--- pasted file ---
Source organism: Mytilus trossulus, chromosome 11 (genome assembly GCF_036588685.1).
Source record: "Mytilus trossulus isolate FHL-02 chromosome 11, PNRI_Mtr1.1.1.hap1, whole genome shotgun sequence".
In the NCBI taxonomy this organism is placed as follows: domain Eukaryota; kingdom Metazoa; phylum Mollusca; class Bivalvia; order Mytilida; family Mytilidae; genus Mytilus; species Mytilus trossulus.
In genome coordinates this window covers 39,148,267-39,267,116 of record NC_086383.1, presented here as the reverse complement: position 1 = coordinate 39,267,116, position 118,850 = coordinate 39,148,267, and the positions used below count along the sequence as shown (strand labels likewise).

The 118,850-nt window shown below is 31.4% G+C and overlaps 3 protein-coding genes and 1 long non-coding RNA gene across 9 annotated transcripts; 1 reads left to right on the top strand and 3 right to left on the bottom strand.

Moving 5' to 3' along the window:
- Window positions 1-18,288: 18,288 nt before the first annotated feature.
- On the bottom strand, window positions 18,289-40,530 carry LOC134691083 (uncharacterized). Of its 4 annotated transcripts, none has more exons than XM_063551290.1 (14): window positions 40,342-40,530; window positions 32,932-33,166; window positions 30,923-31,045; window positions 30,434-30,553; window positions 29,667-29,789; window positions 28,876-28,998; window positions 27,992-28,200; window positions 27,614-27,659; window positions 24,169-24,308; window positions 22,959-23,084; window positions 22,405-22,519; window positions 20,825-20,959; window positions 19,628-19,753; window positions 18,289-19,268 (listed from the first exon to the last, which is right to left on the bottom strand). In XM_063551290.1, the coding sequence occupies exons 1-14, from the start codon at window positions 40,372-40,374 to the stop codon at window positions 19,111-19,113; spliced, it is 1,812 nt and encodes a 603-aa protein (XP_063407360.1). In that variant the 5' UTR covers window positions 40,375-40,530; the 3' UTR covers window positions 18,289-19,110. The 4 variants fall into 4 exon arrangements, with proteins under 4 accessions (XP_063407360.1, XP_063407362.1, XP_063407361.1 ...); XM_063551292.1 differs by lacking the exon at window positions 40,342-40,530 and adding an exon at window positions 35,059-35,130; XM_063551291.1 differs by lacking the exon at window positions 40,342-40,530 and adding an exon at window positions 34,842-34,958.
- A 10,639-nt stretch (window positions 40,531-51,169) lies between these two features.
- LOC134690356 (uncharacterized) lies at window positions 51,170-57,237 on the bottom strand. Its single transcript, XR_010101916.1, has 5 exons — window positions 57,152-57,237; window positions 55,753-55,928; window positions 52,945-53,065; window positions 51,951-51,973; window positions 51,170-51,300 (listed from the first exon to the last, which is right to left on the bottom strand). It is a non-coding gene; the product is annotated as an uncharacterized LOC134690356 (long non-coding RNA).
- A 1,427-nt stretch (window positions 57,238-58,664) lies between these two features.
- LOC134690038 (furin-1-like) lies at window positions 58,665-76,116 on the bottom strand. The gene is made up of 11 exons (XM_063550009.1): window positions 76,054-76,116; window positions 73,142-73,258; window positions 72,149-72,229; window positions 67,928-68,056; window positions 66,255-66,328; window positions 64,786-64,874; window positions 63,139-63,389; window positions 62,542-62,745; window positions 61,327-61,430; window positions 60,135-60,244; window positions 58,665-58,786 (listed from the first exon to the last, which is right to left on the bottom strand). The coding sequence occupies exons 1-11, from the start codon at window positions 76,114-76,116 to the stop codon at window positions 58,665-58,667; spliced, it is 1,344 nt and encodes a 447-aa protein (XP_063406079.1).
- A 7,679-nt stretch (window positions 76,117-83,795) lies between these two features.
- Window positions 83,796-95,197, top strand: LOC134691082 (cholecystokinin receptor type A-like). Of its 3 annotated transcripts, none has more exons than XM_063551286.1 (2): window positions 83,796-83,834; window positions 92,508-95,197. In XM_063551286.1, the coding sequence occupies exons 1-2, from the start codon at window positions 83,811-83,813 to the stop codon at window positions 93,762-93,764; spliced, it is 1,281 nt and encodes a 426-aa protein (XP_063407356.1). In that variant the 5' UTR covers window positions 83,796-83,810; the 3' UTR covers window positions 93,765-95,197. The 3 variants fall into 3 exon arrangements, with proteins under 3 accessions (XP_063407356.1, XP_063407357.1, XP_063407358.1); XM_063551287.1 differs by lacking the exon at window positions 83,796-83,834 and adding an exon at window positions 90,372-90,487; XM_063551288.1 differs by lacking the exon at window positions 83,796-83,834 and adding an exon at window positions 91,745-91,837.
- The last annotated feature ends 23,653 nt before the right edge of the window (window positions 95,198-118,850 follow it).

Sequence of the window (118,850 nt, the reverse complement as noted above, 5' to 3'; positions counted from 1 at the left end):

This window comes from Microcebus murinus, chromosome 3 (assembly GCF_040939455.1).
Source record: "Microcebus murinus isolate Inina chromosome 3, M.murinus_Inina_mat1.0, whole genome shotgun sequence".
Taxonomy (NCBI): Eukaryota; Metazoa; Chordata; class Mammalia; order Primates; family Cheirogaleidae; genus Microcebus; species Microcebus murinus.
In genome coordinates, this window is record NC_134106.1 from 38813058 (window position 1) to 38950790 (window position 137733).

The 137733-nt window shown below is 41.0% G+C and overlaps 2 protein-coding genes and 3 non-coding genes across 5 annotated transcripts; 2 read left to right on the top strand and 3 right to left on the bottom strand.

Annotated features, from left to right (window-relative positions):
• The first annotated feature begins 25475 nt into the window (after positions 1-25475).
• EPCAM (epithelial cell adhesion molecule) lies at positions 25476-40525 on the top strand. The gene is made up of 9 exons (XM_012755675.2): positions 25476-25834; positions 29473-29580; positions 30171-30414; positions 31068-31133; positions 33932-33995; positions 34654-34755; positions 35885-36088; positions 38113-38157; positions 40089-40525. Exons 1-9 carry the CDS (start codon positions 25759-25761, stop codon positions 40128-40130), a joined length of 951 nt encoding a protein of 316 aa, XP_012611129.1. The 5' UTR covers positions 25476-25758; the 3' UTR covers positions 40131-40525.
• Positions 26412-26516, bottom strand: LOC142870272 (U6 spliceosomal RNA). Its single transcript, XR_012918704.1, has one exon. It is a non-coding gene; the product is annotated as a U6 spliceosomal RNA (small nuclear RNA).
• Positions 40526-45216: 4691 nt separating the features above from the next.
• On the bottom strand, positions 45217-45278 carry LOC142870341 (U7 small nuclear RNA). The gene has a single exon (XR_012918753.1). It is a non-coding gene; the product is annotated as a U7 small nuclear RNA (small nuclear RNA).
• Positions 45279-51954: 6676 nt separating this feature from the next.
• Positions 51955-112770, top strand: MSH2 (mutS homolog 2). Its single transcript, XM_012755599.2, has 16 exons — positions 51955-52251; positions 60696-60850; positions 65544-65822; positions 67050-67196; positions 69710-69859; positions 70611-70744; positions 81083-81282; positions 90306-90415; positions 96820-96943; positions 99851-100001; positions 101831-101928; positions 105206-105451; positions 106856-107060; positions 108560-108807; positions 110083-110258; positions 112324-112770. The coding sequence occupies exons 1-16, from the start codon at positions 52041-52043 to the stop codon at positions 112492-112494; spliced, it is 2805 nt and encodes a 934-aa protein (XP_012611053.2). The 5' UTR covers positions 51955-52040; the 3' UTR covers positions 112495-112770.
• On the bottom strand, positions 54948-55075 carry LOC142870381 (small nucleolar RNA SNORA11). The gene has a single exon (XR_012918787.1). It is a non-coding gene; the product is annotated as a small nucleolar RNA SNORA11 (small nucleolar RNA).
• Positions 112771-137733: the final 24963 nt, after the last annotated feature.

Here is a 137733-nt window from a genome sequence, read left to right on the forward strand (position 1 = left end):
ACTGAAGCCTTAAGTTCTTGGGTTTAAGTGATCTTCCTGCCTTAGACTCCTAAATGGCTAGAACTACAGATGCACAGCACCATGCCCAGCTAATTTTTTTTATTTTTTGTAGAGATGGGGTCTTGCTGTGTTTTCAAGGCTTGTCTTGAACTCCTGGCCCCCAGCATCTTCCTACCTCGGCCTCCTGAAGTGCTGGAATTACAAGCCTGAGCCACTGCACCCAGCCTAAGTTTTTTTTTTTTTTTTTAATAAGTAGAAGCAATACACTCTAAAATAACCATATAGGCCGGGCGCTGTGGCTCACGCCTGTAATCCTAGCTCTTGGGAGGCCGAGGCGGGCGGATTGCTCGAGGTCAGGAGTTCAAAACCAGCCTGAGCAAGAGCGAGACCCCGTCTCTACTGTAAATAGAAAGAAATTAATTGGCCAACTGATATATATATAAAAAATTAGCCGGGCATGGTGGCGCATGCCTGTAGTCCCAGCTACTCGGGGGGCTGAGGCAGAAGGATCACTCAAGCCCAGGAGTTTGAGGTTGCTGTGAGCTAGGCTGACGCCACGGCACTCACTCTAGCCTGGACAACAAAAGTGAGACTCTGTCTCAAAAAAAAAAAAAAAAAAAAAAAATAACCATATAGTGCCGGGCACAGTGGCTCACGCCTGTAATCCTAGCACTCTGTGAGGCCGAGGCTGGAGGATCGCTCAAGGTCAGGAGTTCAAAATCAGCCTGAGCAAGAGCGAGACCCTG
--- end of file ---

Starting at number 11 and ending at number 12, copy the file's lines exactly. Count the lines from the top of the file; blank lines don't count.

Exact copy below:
- A 1,427-nt stretch (window positions 57,238-58,664) lies between these two features.
- LOC134690038 (furin-1-like) lies at window positions 58,665-76,116 on the bottom strand. The gene is made up of 11 exons (XM_063550009.1): window positions 76,054-76,116; window positions 73,142-73,258; window positions 72,149-72,229; window positions 67,928-68,056; window positions 66,255-66,328; window positions 64,786-64,874; window positions 63,139-63,389; window positions 62,542-62,745; window positions 61,327-61,430; window positions 60,135-60,244; window positions 58,665-58,786 (listed from the first exon to the last, which is right to left on the bottom strand). The coding sequence occupies exons 1-11, from the start codon at window positions 76,114-76,116 to the stop codon at window positions 58,665-58,667; spliced, it is 1,344 nt and encodes a 447-aa protein (XP_063406079.1).